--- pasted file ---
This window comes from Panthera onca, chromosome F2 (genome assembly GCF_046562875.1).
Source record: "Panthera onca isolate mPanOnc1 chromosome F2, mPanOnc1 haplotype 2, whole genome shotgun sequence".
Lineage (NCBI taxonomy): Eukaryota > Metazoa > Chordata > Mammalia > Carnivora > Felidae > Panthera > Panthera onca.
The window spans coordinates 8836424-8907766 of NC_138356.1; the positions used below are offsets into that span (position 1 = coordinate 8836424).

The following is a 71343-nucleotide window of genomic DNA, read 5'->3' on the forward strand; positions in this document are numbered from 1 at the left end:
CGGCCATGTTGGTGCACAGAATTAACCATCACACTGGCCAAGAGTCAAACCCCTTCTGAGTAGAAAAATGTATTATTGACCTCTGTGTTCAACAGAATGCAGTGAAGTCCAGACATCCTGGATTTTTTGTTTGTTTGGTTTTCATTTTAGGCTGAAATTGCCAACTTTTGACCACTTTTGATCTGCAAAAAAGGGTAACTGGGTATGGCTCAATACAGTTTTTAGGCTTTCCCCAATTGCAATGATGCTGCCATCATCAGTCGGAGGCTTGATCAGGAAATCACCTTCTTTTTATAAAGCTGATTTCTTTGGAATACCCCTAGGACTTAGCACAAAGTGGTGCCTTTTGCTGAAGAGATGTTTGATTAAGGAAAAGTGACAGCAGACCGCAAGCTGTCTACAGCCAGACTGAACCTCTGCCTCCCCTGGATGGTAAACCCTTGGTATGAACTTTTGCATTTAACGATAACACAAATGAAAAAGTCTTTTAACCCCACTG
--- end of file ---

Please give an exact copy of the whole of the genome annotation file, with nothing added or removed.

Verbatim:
This window comes from Panthera onca, chromosome F2 (genome assembly GCF_046562875.1).
Source record: "Panthera onca isolate mPanOnc1 chromosome F2, mPanOnc1 haplotype 2, whole genome shotgun sequence".
Lineage (NCBI taxonomy): Eukaryota > Metazoa > Chordata > Mammalia > Carnivora > Felidae > Panthera > Panthera onca.
The window spans coordinates 8836424-8907766 of NC_138356.1; the positions used below are offsets into that span (position 1 = coordinate 8836424).

The following is a 71343-nucleotide window of genomic DNA, read 5'->3' on the forward strand; positions in this document are numbered from 1 at the left end:
CGGCCATGTTGGTGCACAGAATTAACCATCACACTGGCCAAGAGTCAAACCCCTTCTGAGTAGAAAAATGTATTATTGACCTCTGTGTTCAACAGAATGCAGTGAAGTCCAGACATCCTGGATTTTTTGTTTGTTTGGTTTTCATTTTAGGCTGAAATTGCCAACTTTTGACCACTTTTGATCTGCAAAAAAGGGTAACTGGGTATGGCTCAATACAGTTTTTAGGCTTTCCCCAATTGCAATGATGCTGCCATCATCAGTCGGAGGCTTGATCAGGAAATCACCTTCTTTTTATAAAGCTGATTTCTTTGGAATACCCCTAGGACTTAGCACAAAGTGGTGCCTTTTGCTGAAGAGATGTTTGATTAAGGAAAAGTGACAGCAGACCGCAAGCTGTCTACAGCCAGACTGAACCTCTGCCTCCCCTGGATGGTAAACCCTTGGTATGAACTTTTGCATTTAACGATAACACAAATGAAAAAGTCTTTTAACCCCACTG